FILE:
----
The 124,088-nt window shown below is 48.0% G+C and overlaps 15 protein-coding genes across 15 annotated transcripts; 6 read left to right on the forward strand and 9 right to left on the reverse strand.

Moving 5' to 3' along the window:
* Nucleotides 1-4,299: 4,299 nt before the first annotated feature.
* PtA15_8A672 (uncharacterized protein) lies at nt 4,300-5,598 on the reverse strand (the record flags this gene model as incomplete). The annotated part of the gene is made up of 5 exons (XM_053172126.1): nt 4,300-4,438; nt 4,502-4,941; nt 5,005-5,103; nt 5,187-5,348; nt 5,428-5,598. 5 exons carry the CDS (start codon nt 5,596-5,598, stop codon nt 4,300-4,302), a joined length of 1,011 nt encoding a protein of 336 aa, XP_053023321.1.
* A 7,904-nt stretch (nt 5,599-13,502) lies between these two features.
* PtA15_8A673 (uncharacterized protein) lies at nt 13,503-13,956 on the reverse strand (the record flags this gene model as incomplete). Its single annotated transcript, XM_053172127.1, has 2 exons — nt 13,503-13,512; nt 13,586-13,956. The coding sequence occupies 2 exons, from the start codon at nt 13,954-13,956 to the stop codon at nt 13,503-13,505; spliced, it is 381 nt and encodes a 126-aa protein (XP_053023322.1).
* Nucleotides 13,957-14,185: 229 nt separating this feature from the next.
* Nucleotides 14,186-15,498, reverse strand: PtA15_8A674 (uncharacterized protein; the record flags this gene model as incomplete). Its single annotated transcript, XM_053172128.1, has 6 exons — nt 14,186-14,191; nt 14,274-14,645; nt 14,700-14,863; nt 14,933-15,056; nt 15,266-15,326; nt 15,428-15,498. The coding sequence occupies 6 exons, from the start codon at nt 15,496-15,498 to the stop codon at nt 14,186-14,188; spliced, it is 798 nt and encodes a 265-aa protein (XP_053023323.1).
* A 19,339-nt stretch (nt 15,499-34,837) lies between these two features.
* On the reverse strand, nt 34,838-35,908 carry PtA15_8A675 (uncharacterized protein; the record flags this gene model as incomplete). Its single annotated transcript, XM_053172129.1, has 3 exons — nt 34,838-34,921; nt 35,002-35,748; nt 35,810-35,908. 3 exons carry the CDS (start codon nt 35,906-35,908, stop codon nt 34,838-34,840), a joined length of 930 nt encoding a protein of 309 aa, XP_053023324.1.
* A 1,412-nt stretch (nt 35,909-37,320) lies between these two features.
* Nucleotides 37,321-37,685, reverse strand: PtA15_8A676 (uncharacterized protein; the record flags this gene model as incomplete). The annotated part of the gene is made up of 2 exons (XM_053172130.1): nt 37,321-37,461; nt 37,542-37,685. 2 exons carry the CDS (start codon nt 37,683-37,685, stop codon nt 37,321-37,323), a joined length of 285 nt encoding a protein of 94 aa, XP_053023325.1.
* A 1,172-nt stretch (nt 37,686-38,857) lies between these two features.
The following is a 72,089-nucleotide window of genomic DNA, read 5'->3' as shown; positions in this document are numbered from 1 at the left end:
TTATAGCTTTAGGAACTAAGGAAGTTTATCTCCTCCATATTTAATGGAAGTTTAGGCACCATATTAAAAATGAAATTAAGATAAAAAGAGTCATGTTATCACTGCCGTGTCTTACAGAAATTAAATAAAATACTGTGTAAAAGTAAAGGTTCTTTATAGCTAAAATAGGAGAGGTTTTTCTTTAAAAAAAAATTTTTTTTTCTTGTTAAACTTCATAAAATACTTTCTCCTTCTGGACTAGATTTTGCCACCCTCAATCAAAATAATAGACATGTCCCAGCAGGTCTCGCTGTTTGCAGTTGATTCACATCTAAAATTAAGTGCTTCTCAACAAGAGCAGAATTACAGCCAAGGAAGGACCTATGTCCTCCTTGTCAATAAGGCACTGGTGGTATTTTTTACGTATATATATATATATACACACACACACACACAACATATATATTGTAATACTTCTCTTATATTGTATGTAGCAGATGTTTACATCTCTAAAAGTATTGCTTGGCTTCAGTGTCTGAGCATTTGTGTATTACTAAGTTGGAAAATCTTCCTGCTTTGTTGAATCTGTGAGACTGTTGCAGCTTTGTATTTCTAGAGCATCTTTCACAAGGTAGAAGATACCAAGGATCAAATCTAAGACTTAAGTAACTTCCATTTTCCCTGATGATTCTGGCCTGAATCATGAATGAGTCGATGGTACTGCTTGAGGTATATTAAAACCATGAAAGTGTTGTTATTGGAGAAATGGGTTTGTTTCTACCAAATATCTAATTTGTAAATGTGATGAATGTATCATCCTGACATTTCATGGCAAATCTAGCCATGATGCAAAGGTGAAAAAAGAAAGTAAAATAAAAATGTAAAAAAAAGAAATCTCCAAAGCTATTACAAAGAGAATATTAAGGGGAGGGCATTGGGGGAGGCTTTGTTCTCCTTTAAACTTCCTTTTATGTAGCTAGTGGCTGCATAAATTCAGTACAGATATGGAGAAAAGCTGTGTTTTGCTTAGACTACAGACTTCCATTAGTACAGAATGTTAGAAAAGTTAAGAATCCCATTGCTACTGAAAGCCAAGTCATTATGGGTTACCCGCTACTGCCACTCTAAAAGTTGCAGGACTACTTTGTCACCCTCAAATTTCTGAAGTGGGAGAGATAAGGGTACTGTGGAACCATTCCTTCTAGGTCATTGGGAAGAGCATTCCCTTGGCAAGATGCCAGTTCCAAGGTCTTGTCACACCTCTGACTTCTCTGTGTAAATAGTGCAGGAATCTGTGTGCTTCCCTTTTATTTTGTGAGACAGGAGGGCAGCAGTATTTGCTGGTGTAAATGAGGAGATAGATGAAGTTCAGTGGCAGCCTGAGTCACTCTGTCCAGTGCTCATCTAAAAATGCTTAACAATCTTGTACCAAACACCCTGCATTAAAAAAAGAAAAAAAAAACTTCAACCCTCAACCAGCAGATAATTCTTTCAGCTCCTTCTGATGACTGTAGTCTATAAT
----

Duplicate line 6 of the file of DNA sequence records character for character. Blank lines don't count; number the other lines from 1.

* PtA15_8A673 (uncharacterized protein) lies at nt 13,503-13,956 on the reverse strand (the record flags this gene model as incomplete). Its single annotated transcript, XM_053172127.1, has 2 exons — nt 13,503-13,512; nt 13,586-13,956. The coding sequence occupies 2 exons, from the start codon at nt 13,954-13,956 to the stop codon at nt 13,503-13,505; spliced, it is 381 nt and encodes a 126-aa protein (XP_053023322.1).